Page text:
The first unified Korea was under the Silla, a Gyeongju-based empire that stretched over most of the peninsula. During this period arts, architecture, and culture flourished. The empire fragmented around AD 870, giving way to the Koryo dynasty, who allied themselves with the Song dynasty in China. The Koryo emulated the Song in establishing an advanced cultural and technological society (including the invention of printing in 1234, two centuries before its discovery in the West).
However, the peninsula fell to the Mongols in the 1230s. It took until the early 14th century, and the assistance of the Chinese Ming dynasty, to recover Korean independence. The Koryo dynasty was then followed in the late 14th century by the Choson who governed Korea until the early 20th century. The early years of the Choson saw Korea enter a period of outstanding cultural and intellectual achievement; however, during this time, the country suffered invasions by the Japanese and then the Chinese Manchu dynasty, which brought Korea under Chinese control and saw it remain, in effect, a satellite of the Chinese empire for almost 200 years. The shrines, palaces, and temples you visit today are almost all rebuilt from the ashes of originals that were burned to the ground.
At the end of WWII, as Japan was stripped of its colonial territories, the Soviets and Americans agreed to divide Korea along latitude 38°N (the 38th parallel). As the Cold War evolved, the Korean border - one of the few direct meeting points between the Soviet and American spheres of influence - became a key flashpoint. Cross-border incursions increased until full-scale war broke out between the two sides in 1950. The three-year war which followed engaged all the major powers and came closer than is often realised to provoking a nuclear conflagration. By 1953, a stalemate had been reached and an armistice was signed (although the war was never officially brought to an end and technically, the two countries are still at war). For the next three decades, locked into opposing Cold War blocs, the two Koreas went their separate ways.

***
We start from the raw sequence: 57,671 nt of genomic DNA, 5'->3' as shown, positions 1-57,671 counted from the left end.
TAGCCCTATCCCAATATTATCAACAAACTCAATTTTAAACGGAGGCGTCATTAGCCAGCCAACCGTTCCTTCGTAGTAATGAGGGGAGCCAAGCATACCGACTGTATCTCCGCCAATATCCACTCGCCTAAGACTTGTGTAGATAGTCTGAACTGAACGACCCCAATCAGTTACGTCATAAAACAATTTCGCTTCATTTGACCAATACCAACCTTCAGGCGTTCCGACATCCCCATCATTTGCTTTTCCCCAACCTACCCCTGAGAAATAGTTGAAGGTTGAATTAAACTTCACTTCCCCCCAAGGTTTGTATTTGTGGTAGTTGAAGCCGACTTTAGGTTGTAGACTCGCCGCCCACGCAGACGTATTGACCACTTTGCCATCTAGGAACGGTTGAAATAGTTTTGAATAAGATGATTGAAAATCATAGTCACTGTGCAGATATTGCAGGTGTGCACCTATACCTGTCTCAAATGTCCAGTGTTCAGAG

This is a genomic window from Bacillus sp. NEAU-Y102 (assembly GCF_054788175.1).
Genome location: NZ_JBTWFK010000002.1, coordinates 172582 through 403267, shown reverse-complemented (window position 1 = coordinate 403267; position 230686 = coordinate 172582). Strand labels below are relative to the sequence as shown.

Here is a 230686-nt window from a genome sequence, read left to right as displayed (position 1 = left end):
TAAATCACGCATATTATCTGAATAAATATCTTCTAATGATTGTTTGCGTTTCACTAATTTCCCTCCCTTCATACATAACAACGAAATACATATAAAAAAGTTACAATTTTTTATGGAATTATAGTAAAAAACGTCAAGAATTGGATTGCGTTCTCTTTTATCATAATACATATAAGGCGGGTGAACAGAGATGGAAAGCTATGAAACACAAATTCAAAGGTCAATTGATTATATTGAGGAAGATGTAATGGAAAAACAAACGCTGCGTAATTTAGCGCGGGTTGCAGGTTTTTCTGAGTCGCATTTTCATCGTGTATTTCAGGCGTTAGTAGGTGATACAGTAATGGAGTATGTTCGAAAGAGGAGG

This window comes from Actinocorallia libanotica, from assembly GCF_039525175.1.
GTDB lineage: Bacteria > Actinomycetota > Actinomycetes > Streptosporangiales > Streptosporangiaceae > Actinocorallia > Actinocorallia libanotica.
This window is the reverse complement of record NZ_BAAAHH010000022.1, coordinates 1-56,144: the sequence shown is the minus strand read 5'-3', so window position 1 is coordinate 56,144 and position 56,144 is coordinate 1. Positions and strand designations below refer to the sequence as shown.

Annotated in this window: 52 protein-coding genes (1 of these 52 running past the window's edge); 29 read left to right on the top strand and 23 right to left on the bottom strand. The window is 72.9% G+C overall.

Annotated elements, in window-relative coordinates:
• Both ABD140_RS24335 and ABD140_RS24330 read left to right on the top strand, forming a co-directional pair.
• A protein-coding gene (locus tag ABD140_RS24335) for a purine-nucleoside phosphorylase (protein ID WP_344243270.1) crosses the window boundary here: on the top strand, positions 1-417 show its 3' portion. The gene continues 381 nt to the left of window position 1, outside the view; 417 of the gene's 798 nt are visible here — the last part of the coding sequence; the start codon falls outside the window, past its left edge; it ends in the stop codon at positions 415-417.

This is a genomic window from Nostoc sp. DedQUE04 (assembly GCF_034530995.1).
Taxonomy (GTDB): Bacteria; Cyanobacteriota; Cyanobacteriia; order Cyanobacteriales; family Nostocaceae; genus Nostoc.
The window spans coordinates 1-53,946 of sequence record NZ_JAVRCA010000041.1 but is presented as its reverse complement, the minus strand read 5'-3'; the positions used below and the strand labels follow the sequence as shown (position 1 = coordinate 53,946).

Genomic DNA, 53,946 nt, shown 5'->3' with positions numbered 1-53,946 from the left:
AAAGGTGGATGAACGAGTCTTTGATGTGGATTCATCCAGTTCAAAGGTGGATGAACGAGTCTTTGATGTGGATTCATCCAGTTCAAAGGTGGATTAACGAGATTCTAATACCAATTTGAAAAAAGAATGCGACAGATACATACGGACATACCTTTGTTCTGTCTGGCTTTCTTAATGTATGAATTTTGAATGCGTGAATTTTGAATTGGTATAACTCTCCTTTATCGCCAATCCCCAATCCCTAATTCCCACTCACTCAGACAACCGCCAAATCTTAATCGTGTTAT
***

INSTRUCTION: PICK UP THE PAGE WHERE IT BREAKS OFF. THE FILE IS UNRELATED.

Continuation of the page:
South Korea developed a successful capitalist economy and current GDP stands at $1 trillion but until the early 1980s had failed to develop a political system of comparable sophistication – prior to then, South Korea was governed by a series of dictatorships, both civilian and military, under which political dissent led to imprisonment. However, at this point, the country's political leaders, with their powerbase in the monopolistic Democratic Justice Party, realised that some relaxation of the existing tight political control was necessary. In 1981, martial law was lifted and within five years, a powerful parliamentary opposition had emerged in the form of the New Korea Democratic Party (NKDP), led by the veteran dissident Kim Dae-Jung. However, it was not until December 1997 that Dae-Jung won the presidential poll.
In 2002, South Korea's international profile, as well as national morale, received a boost from co-hosting the World Cup football competition with Japan although this was marred by a political corruption scandal around the same time. Lee Myung-bak has been president since 2008, following the impeachment and subsequent suicide of previous president Roh Moo-hyun.
A slight thaw in North-South relations was followed in 2010 by the arrest of two US journalists and other events including the sinking of a South Korean warship (and the deaths of 46 sailors on board) and North Korean bombing of DMZ adjacent towns, has put any hopes of reunification on temporary hold.
Perhaps most importantly for those visiting Korea, history - both recent and ancient - remains very much a part of present day South Korea, something many Koreans feel strongly about, and especially after a few sojus have gone around, the topic can get heated.